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“Who would believe that so small a space could contain the images of the whole universe?”

Leonardo da Vinci about the “camera obscura”, today also called pinhole camera

Re-thinking the picture through pinhole photography

It would be interesting to know exactly how long it took Joseph Nicéphore Niépce to take his photograph “View from the Window at Le Gras”. The blurry black and white image is considered to be the oldest preserved camera photograph, or pinhole photography. It was taken in 1826 or 1827.

Back then when the early photographers started to fix camera obscura images on paper it was a very time-consuming process. It often took hours to make the light-sensitive substances react and eventually form an image on the silver-nitrate coated paper. Without going into the details of the exact chemical processes and the technical discoveries that led to the development of photography, the point of this article is to think a little bit about the nature of photography and about the factor time:

How has technology – basically the shift from analog to digital – changed the way we think our images today?

These days modern digital camera technologies provide us with the opportunity to take infinite numbers of pictures. Thanks to massive storage memory cards we don’t have to worry about the costs of photographic materials, such as costly rolls of photographic film, for example. Garry Winogrand once said: “I photograph to see what the world looks like in photographs.”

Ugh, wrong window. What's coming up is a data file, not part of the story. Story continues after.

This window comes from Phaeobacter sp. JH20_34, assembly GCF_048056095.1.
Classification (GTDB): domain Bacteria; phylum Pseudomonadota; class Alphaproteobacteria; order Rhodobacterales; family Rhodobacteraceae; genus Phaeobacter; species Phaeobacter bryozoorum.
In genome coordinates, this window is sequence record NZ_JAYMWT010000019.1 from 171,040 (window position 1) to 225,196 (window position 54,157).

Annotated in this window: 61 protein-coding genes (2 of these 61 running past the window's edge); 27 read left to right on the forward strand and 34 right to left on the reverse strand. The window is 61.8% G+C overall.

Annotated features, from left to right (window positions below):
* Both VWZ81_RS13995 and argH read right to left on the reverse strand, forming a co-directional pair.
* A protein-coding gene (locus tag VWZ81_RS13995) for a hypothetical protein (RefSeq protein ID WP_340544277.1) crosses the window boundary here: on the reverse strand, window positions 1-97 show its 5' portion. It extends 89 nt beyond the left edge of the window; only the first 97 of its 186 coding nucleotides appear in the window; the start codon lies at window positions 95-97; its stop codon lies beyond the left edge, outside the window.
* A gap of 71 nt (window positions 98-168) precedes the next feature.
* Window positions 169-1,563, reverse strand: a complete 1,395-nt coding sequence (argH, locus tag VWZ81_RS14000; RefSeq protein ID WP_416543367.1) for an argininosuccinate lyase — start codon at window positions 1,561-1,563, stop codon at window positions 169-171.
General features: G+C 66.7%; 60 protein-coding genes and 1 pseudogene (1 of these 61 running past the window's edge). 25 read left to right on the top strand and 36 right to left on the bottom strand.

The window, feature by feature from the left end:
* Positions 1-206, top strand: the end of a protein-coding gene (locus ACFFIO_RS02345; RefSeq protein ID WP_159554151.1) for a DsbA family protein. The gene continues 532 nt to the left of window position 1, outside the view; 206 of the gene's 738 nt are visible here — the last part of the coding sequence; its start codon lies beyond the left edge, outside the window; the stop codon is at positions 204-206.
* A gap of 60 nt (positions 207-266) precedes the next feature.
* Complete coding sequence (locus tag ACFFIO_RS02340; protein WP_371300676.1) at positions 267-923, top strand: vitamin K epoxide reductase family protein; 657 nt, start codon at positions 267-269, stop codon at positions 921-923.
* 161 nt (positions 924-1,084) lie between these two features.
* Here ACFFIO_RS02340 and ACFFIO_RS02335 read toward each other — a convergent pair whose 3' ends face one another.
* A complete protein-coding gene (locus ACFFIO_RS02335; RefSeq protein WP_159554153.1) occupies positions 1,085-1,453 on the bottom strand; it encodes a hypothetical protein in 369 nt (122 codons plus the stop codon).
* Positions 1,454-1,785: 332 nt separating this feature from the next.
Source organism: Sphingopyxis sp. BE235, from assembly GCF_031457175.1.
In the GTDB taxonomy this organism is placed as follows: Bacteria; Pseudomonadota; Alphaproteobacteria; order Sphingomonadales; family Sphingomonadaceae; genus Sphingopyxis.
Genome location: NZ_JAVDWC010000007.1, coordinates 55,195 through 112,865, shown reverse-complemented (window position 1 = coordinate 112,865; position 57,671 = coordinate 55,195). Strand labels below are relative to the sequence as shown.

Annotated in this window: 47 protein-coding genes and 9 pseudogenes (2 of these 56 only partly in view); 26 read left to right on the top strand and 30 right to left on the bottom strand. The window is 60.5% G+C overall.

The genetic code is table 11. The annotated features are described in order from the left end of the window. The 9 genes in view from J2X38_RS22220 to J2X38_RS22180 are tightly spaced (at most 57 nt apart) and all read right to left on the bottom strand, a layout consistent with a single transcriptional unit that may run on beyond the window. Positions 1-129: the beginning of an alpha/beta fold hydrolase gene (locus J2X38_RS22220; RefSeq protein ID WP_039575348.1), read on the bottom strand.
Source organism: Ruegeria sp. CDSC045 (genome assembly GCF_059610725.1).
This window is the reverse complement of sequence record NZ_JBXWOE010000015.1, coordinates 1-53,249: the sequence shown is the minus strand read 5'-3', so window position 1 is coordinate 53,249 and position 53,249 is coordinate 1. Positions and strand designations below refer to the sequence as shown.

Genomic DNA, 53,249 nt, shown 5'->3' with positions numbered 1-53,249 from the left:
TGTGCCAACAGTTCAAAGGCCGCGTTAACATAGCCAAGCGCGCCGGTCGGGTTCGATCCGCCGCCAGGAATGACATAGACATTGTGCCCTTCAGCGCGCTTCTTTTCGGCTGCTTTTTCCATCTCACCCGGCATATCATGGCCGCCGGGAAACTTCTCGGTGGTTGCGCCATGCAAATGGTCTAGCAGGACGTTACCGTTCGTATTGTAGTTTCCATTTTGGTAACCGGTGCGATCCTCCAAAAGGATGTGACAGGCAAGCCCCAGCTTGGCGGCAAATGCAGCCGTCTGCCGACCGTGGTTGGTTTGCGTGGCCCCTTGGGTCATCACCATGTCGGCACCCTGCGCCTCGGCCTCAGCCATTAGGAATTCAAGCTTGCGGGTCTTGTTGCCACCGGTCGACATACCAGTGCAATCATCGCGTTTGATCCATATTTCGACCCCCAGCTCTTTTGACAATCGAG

“Cameras of mobile phones have further enhanced this process of instant visual creation and result control.”

When the great street photographer said these words, he probably didn’t have in mind how easy it is these days to do just that. It’s not even necessary to wait anymore for the negatives to be developed. We have immediate control over the result and can review it in the display of our camera. Cameras of mobile phones have further enhanced this process of instant visual creation and result control – and thus led to an inflation of images.